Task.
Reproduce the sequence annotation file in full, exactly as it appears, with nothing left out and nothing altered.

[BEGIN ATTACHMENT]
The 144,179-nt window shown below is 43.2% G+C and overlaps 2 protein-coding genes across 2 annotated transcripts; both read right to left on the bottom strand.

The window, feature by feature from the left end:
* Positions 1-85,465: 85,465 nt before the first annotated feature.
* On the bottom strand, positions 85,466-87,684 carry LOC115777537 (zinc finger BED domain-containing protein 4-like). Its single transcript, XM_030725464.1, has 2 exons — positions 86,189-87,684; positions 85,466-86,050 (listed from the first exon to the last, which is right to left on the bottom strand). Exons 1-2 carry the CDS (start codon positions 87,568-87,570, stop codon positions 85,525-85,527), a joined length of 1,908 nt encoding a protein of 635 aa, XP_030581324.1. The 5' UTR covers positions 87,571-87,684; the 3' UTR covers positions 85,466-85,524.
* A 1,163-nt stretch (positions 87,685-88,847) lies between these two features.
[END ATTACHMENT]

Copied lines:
The 144,179-nt window shown below is 43.2% G+C and overlaps 2 protein-coding genes across 2 annotated transcripts; both read right to left on the bottom strand.

The window, feature by feature from the left end:
* Positions 1-85,465: 85,465 nt before the first annotated feature.
* On the bottom strand, positions 85,466-87,684 carry LOC115777537 (zinc finger BED domain-containing protein 4-like). Its single transcript, XM_030725464.1, has 2 exons — positions 86,189-87,684; positions 85,466-86,050 (listed from the first exon to the last, which is right to left on the bottom strand). Exons 1-2 carry the CDS (start codon positions 87,568-87,570, stop codon positions 85,525-85,527), a joined length of 1,908 nt encoding a protein of 635 aa, XP_030581324.1. The 5' UTR covers positions 87,571-87,684; the 3' UTR covers positions 85,466-85,524.
* A 1,163-nt stretch (positions 87,685-88,847) lies between these two features.